As has been the case in every contest with exit polls so far this cycle, the top issue was the economy. More than half of the voters in Ohio pick it as the most important issue in their vote, overwhelming all others; next, is the federal budget deficit, cited by three in 10. Far fewer voters place abortion highest, one in 10; these voters have tended to be a solid group for Santorum.
But Santorum may seek the advantage of some voters' economic discontent: Seven in 10 voters in Ohio describe themselves as "very worried" about the economy, and in a separate question, nearly a third pick Santorum as the candidate who "best understands the problems of average Americans" - more than say so about any other candidate. About a quarter pick Romney on this basic measure of empathy.
Other states of interest are characterized by sharply different voter profiles and attitudes:
TENNESSEE - A conservative electorate characterizes turnout in Tennessee today: seven in 10 voters are evangelicals, more than in any other primary this year; three-quarters say it matters that a candidate shares their religion beliefs, much higher than in earlier contests where this was asked; and four in 10 describe themselves as "very" conservative, again, more than usual this year. More than two-thirds of voters in the Tennessee primary are Republicans, down from about three-quarters in 2008. While these figures may buoy Santorum's prospects, he does face hurdles in Tennessee. Preliminary exit poll results indicate that seniors, typically a good group for Romney, are turning out in larger than customary numbers for the state. Four in 10 voters name Romney as the most likely candidate to defeat Obama in November - lower than usual this cycle, but still about double the number who say so about either Santorum or Gingrich. And, as in Ohio, four in 10 voters pick electability as the most important candidate quality, nearly twice the number looking mainly for either a true conservative or for experience.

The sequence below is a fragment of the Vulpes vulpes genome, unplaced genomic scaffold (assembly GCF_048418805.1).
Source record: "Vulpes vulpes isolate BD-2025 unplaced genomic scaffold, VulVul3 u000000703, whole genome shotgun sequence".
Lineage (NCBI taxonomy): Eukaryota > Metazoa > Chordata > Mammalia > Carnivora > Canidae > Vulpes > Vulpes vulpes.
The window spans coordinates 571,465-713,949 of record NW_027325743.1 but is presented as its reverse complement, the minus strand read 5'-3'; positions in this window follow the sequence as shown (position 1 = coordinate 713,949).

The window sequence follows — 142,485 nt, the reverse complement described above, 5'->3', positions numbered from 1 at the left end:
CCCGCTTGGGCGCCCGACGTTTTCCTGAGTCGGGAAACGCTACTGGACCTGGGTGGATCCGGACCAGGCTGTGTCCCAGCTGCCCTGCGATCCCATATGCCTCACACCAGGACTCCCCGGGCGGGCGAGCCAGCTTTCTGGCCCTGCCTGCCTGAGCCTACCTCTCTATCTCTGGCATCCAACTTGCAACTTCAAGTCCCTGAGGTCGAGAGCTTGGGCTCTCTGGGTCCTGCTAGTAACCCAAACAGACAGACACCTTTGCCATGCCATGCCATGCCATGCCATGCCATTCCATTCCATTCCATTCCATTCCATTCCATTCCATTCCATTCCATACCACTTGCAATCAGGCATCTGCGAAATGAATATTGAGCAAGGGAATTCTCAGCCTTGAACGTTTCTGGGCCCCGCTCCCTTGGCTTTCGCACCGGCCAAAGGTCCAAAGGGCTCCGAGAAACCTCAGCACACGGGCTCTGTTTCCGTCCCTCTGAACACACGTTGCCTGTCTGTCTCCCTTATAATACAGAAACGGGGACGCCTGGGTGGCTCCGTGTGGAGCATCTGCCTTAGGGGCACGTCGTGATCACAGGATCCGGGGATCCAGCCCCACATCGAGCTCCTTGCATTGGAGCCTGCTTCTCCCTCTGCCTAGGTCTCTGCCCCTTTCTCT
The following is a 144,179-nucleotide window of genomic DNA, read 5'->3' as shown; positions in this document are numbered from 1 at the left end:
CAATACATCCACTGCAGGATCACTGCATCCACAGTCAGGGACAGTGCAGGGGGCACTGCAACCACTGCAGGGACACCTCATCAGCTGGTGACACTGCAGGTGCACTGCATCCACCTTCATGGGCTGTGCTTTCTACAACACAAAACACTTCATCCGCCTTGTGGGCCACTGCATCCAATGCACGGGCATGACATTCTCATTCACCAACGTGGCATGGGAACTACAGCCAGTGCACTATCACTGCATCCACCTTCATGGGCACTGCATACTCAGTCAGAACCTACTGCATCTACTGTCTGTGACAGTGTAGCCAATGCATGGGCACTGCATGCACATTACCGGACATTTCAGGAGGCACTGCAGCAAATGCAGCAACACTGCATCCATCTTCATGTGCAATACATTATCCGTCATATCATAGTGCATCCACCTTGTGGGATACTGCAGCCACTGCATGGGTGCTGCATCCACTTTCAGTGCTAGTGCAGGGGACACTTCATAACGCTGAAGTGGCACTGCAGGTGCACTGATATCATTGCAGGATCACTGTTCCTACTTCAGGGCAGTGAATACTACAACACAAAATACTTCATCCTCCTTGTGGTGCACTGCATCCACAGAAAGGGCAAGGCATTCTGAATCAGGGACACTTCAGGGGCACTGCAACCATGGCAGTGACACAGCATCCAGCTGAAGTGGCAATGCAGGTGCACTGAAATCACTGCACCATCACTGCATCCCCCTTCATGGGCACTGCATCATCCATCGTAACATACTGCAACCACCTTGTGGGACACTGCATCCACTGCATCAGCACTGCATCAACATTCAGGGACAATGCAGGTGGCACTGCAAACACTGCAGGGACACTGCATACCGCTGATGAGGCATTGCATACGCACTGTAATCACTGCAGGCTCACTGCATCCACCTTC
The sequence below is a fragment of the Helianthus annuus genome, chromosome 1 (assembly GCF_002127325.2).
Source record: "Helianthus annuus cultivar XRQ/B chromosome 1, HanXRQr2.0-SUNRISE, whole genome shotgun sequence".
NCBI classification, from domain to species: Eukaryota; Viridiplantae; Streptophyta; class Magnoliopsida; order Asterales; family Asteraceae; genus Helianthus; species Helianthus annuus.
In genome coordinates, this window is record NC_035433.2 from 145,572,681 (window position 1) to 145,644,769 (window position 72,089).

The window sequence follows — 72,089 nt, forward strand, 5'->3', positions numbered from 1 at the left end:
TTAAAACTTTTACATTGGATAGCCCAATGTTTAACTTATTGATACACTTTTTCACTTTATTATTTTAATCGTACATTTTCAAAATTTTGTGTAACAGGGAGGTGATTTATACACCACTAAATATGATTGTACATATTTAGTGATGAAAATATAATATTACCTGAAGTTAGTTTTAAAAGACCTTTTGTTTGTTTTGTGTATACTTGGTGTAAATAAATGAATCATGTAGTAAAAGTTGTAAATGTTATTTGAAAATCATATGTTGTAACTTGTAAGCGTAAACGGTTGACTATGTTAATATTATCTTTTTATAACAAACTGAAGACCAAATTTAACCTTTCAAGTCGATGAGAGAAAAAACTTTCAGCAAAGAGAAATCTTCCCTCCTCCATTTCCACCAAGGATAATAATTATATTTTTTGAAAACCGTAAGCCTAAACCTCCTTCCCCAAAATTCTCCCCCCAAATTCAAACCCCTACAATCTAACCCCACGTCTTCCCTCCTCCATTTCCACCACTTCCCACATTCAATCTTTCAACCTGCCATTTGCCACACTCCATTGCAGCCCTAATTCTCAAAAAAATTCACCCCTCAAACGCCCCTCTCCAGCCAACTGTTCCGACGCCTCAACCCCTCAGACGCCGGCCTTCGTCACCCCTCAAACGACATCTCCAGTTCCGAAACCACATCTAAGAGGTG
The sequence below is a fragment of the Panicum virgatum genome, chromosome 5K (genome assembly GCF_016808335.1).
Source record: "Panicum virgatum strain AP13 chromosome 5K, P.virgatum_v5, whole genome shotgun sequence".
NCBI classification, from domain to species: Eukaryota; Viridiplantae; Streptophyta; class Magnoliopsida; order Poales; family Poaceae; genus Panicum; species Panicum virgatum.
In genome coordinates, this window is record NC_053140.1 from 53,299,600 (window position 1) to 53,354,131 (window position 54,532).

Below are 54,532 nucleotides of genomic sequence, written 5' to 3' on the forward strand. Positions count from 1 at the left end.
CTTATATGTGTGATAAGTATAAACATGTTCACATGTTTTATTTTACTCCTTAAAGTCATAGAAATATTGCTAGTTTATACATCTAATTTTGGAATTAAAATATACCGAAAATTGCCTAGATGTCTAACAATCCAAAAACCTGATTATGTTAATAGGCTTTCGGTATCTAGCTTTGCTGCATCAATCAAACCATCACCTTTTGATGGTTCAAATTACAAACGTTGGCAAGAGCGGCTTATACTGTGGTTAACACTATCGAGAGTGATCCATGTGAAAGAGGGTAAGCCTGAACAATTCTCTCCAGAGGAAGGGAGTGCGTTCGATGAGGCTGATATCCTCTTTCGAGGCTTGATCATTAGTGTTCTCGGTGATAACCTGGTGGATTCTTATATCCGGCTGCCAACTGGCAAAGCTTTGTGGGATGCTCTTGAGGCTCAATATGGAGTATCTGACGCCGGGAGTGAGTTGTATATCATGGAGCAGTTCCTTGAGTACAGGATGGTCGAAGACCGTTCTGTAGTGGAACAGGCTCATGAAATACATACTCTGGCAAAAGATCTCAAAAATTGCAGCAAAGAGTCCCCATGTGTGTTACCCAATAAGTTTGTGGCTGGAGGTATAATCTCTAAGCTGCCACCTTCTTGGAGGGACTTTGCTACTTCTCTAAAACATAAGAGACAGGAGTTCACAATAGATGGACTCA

OKLAHOMA - Strong turnout among core conservative groups dominates the Oklahoma primary today. Evangelicals account for three-quarters of voters in these preliminary results - about as many as in 2008, but much higher than other states this cycle, save Tennessee. Nearly half of voters describe themselves as "very" conservative, more than typical this year, and more than in Oklahoma in 2008. And with more than four in 10 voters making under $50,000, the Oklahoma electorate is lower-income than most so far this year. Still, while again the economy dominates - about half of voters name the economy as the top issue - one in six voters pick abortion as their crucial issue, more than in previous states.
GEORGIA - Newt Gingrich looked to home cooking in Georgia to help revive his campaign. More than a third of voters in the Georgia primary say Gingrich's ties to the state were important in their vote, though fewer say his home-state appeal mattered a great deal. Even still, Georgia voters didn't decide earlier than the norm: About three in 10 decided in the past few days, with the majority having decided before that. The Georgia electorate this year is more conservative than in 2008: about four in 10 describe themselves as "very" conservative (up from about a third) and two-thirds are evangelicals (up from about six in 10).
Other states voting tonight were expected to be less competitive than those summarized above.